We have this stereotype that people who leave for Syria are usually from areas that were pro-opposition during the civil war, but it is not true. It is actually the opposite. People from the areas known for being pro-communist [pro-Rahmon] during the war leave more. A lot of Uzbeks leave, a lot of Ku-lobis leave. Even Gulmurod Khalimov who left, is Kulobi, always fought on the government’s side and was never in the opposition.

The government’s refusal to distinguish violent jihadists from non-violent individuals who are visibly devout or hold anti-government views risks making all of them enemies. This contributes to popular frustration, which with the right trigger could bubble over into street protests, other types of resistance – or even violence.


Tajikistan’s current trajectory is cause for concern. In less than three years, the country’s president is – in theory – obliged to transfer power. Whether President Rahmon will do so is uncertain, but either continuation or succession could result in turmoil. Feuds inside the ruling family and rivalries among Tajikistan’s various regions, including those that have previously supported the president, form a turbulent political backdrop. The regime’s margin for manoeuvre is narrowing in the context of a troubled economy, institutional dysfunction and growing instability in Afghanistan. The next president will inherit a fragmented state with low levels of trust in government if not deep hostility toward the state. Many constituencies possess a capacity for violence.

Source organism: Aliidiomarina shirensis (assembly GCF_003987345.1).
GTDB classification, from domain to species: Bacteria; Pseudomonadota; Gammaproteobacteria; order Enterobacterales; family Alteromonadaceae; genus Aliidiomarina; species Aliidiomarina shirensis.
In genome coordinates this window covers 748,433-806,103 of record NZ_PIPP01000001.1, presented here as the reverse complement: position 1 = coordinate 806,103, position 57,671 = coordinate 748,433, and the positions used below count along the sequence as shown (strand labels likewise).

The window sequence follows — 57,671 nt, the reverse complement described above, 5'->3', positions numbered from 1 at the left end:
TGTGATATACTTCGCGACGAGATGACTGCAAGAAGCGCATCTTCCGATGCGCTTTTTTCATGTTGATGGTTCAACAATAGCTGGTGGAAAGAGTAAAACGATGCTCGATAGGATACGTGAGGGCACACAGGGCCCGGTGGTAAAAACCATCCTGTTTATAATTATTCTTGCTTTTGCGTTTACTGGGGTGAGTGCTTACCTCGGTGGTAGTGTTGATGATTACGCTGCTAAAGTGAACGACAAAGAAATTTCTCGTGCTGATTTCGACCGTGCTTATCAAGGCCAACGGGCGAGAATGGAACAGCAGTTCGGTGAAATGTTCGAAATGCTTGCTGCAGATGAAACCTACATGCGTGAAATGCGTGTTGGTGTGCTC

Foreign powers have little leverage over Rahmon’s government, which is hostile to any external criticism. Western powers appear reluctant to expend limited political capital pushing for reforms that might over time strengthen Tajikistan’s institutions but whose prospects for now appear remote.

Russia and China hold more cards, but have decided so far not to play them. As the main outside power engaged in Tajikistan, Russia has a major interest in securing the Afghanistan-Tajikistan border and ensuring Tajikistan does not become a victim of jihadist violence. Yet despite occasional signs of impatience, Moscow tolerates Rahmon if only for lack of a viable alternative. China, which holds over half of the country’s debt and wants to protect its growing economic assets, is also concerned about Afghanistan and has therefore stepped up security cooperation with Tajikistan. Most of all, China seeks to counter Islamic extremism, separatism or terrorism in its restive Xinjiang Uighur Autonomous Region, which borders Tajikistan and is home to a small minority of ethnic Tajiks. Yet despite these interests, Russia and China are even less likely than Western powers to press for meaningful political or institutional reform.